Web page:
As a nation of immigrants, there is reflexive awareness around the issue of immigration in Canada. It evokes deep feelings of patriotism and provides an opportunity for collective and individual heroism. Even a cursory look at our mainstream media reveals the pressure to be heroic. ‘As a nation, we must step up to the plate’ and ‘Canadians are compassionate and sponsor refugee families’, are common refrains. As the refugee crisis has unfolded, this desire to be heroic has manifested itself in an attempt to conquer perceived public fears of terrorism – and migration’s alleged role in spreading it.

However, in this, our politicians and media outlets are being disingenuous. It isn’t terrorism per se that frightens Canadians, but the domestic loss of freedom that so often follows terrorist attacks — a freedom, as evidenced in our laissez-faire attitude to law enforcement, that Canadians cherish. No offence to Brits or Americans, but Canadians don’t want to live under constant surveillance or become vigilant, gun-toting citizens. We really do prefer our boring status quo.

So why is the template of heroism so important? Mythologist and author Joseph Campbell says the hero’s adventure is ‘one he is ready for’ and that the ‘landscape and the condition of the environment will match his readiness’. But what happens if there are no opportunities to prove oneself, especially in a country as sedate as Canada? The late New York Times columnist David Carr said of his drug-addicted young self: ‘Tucked in safe suburban redoubts, kids who had it soft like me manufactured peril. When there is no edge, we make our own.’ There is a similar edge to this explosion of pro-refugee altruism in Canada — and, just like Carr’s experience, it has its roots in intoxication.

December 3, 2015

Bombing probably won’t change anything in Syria

Filed under: Middle East, Military, Politics — Tags: , , , , , — Nicholas @ 03:00

Charles Stross looks at the role of Turkey in the fight against ISIS (that is, Turkey’s actions within the theatre of war, not strictly speaking, actions against ISIS):

Turkey was, prior to 1918 and the Sykes-Picot Agreement, the hegemonic imperial power in the middle east, in the form of the Ottoman Empire. Syria was as much a part of Turkey’s “sphere of influence” as the Eastern Ukraine was of Russia’s — incidentally, another zone where the post-1918 settlement is going up in gunsmoke and it’s raining airliners. More to the point, geopolitically Turkey is in a weird position. It was roped into NATO in the wake of the second world war as part of the USA’s policy of encirclement of the USSR—but Turkey’s national aspirations are intrinsically at odds with some of its NATO partners, spiking on occasion to the level of warfare. Let us not forget that Turkey was also the imperial hegemon that ruled Greece and the Balkans. And today Turkey controls a vital regional resource — the tributary rivers that flow into the Euphrates, the main supply of irrigation of water into Syria and northern Iraq. Turkey has been damming the Euphrates and restricting the water flow to Raqqa province, violating international water sharing conventions. Syrian anger over the Güney Doğu Anadolu project was a major reason why the Assad government began providing material support to the PKK insurgency in Turkey. In turn, Turkish control over the Euphrates headwaters is a potent weapon against the Kurdish independence movement.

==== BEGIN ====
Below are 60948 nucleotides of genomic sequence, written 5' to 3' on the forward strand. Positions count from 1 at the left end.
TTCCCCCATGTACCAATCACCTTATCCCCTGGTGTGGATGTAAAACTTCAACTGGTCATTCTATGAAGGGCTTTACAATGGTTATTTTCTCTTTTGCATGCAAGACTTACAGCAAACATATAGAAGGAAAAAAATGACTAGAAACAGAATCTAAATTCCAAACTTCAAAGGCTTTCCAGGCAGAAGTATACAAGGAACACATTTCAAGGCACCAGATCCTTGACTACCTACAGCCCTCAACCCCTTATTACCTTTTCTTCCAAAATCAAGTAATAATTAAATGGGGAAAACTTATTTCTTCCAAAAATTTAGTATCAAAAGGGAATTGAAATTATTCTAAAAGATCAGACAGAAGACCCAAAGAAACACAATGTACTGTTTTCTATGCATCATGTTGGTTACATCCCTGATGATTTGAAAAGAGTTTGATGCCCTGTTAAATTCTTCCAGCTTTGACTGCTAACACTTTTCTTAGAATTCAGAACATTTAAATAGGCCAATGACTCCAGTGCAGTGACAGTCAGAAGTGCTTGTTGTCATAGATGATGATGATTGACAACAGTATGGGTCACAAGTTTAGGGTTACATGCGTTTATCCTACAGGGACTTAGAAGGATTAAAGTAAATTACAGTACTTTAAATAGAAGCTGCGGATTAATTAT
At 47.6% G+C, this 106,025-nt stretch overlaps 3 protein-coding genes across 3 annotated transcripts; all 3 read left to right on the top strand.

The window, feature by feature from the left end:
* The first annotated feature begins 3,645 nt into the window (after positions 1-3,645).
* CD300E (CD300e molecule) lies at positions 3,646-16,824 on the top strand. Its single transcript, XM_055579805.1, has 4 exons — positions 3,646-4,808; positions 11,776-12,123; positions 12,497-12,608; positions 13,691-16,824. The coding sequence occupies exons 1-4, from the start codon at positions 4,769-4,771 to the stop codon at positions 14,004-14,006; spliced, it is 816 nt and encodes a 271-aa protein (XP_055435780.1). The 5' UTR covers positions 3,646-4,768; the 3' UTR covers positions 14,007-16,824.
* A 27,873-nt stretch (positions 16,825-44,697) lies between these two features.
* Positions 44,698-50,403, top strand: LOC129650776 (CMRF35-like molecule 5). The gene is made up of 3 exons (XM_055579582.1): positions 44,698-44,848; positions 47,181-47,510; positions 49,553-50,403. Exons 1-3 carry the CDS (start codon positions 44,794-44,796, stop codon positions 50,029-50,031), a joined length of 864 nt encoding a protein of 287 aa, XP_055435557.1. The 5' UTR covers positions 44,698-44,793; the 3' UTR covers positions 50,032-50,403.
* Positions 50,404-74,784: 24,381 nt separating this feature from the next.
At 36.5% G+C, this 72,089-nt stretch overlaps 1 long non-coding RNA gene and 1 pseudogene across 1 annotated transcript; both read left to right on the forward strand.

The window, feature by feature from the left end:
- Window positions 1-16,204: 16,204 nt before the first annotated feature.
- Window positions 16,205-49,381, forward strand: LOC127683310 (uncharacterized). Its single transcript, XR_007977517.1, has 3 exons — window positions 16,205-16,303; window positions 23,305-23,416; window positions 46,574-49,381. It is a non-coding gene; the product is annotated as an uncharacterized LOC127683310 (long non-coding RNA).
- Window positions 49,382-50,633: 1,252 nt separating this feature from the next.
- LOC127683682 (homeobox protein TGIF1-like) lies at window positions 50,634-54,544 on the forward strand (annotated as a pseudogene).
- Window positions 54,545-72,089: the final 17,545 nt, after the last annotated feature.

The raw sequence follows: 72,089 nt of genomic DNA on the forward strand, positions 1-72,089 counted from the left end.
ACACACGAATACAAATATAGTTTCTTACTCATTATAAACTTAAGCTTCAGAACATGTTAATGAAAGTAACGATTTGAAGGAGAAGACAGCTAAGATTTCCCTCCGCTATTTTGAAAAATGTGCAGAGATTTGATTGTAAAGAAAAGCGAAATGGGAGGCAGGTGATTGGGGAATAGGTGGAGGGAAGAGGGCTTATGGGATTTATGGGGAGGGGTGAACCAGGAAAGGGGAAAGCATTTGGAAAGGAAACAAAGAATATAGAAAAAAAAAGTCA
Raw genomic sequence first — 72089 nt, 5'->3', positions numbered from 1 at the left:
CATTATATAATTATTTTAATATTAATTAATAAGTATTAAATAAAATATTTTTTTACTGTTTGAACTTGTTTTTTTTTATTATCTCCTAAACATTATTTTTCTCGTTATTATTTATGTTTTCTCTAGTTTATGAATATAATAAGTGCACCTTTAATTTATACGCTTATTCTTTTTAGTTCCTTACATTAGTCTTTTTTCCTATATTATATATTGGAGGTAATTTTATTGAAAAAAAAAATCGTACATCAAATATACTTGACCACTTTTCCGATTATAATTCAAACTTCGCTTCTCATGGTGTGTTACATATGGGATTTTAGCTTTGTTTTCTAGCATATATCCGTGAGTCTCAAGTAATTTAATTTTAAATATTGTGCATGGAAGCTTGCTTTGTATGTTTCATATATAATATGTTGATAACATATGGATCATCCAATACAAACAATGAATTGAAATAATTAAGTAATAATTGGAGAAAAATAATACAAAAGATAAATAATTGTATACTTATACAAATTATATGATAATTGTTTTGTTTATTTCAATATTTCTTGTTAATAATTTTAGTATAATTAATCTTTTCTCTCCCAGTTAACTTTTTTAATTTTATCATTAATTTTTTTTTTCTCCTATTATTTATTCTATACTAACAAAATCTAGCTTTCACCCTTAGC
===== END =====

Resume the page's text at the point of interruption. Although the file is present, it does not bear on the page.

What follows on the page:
I’m an outsider and not adequately informed on this area. However, it looks (from here) as if the Turkish centralizing obsession with suppressing the PKK has led to the destabilization of Syria and northern Iraq. Syria’s government encouraging a push towards water-intensive agriculture coincided with the most intense drought on record in Syria, from 2007 to 2010, then ran into the generalized political discord of the Arab Spring: the Ba’ath government badly mishandled the demographic/economic situation during the 00’s and it would be a mistake to lay the blame for the Syrian civil war entirely on Turkey. However, cutting the river water supply to a drought-stricken region in the middle of a period of popular discontent didn’t help.

Today, 4 years after the war began, Syria is a shattered mess. It’s noteworthy that Da’esh controls areas where the water supply has been most badly affected, crippling agriculture, the main support of the poor, mostly conservative Sunni locals. Add in lots of former Iraqi army officers (pushed into fighting by the de-Ba’athication policies imposed by the US occupation and then the anti-Sunni policies of the subsequent Shi’ite government in Baghdad) and a seasoning of Wahhabite fanatics, and you have the recipe for Da’esh to get started, take root, and hold territory.

November 18, 2015

The Trudeau legacy

Filed under: Cancon, Politics — Tags: , , , , — Nicholas @ 03:00